As financial planners we deal with both money and time, and are used to hearing that people just don’t have time to keep on top of their money! The thing about time is that while it’s up to you how you spend it, you can’t save it up and you can’t really get anymore. Except at 2am near the end of October when the clocks wind backwards and we get an “extra hour” added to our day…
That’s about as close as we get to conjuring up more time though, and realistically, the majority of us just sleep through it. So this year we thought it would be interesting to investigate what people would do with the gift of an extra hour at a more sociable time of day.
Using that extra hour
Although many of us often curse that there just aren’t enough hours in the day, more than 1 in 5 (21%) don’t know what we’d do with an extra hour if we had it. Of those that did know, most people were likely to spend it relaxing; either watching TV or browsing the internet – although it was acknowledged that this might not be the best use of an extra hour!
Perhaps unsurprisingly, just 2% of people would spend the extra time planning their finances or making a Will etc. I tip my hat to that diligent 2%.
What’s slightly more promising for me is that that figure more than doubled when people were asked how they thought they should use an additional hour. Of course I should clarify that that was still fewer people than those who thought having a nap would be the best use of their time (8%).
Saving time and money
So financial planning might not be at the top of everyone’s priority list – fair enough. What was interesting to me though was that if someone were to offer an hour with a specialist adviser, almost 1/4 (23%) would choose a financial adviser or tax planner. Whilst people were least likely to spend an hour on their finances themselves compared to all their other options, the value of having a financial planner looking at your money for you did come through.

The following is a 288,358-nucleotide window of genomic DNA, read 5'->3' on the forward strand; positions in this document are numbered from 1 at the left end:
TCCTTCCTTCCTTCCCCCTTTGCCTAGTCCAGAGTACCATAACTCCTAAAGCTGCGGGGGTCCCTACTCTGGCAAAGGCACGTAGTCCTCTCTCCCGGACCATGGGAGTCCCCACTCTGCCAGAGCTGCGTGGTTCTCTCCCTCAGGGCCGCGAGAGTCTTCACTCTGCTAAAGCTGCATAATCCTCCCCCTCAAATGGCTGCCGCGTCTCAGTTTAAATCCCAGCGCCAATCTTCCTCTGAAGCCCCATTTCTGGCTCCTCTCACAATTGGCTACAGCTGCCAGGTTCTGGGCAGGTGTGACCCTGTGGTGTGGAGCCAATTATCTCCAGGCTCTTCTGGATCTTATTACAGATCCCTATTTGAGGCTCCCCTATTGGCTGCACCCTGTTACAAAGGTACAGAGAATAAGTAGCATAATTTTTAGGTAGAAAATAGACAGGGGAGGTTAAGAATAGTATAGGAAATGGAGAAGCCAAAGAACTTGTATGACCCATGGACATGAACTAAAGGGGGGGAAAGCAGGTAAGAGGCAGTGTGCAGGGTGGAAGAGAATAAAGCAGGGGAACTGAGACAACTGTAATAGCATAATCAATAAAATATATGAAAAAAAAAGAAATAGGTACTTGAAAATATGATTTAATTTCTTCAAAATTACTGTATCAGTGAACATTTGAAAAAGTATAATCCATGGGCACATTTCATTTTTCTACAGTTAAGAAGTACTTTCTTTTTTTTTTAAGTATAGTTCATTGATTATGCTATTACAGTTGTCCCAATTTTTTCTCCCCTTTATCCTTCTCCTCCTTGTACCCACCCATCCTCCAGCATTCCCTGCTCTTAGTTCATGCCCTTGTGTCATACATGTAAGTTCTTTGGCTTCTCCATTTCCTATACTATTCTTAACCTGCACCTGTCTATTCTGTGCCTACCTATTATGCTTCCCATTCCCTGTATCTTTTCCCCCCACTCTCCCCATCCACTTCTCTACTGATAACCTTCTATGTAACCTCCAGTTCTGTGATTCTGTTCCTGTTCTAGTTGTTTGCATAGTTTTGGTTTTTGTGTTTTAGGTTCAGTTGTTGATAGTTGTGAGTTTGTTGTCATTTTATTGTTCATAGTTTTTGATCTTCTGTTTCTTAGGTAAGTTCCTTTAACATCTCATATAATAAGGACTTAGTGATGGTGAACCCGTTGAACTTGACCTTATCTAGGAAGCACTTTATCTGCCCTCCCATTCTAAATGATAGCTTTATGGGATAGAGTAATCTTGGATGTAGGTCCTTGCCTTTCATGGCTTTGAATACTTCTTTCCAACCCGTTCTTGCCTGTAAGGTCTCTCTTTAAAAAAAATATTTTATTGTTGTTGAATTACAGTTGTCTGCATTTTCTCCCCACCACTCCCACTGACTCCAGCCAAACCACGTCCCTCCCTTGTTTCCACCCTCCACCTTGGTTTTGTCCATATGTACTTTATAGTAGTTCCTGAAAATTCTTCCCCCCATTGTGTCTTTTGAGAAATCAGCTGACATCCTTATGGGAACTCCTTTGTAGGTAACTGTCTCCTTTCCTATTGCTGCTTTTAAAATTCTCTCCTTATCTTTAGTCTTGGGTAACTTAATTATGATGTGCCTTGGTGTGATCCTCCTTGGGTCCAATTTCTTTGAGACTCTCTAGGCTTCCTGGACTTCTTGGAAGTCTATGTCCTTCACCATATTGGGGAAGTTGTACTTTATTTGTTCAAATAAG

The top choice for professional adviser was a personal trainer (followed closely by us!). Things like getting fit or planning your finances can take a lot of effort, which I think is why people often put them off. However, at least when it comes to getting financially fit, people have the option to work with a financial planner and hand a lot of more complicated tasks off over to them. On the other side of the fence, a personal trainer can’t actually exercise for you.
Discovery session – an hour well spent
I won’t pretend that the financial planning process with an adviser doesn’t involve any effort on your part though. It should push you out of your comfort zone a bit and help you look at your finances from a different perspective. You’ll answer questions that you actually have to think about, not just the facts and the figures, but deeper stuff like: What’s your relationship with money? Or, what do you want your money to do for you?
Your first session is sometimes known as the Discovery Meeting, where a good financial planner will take the time help you pin down what you want out of life, and then play around with the moving parts to see how you could afford it. Perhaps more importantly it’s also where you get to ask all your questions and see if you think you’d like to work together in creating a plan for your future. It normally lasts about an hour (which is handy for this article!) and all in all, if you have an hour to spare I’d say it’s probably one of the best ways you could spend it.
Arrange your meeting with 1825
If you’re in the 98% of people who’d rather not organise their finances themselves in their spare time, why not speak to an 1825 Financial Planner to find out how we could help? Look at some of the areas we usually have the most impact in and use our web form to request a callback and arrange your free, hour-long, initial consultation.
And if you’re part of the majority who intend to enjoy an extra hour in bed this weekend, perhaps you could a sleep a little more soundly knowing there was an expert looking after your financial future.
This blog should not be regarded as financial advice.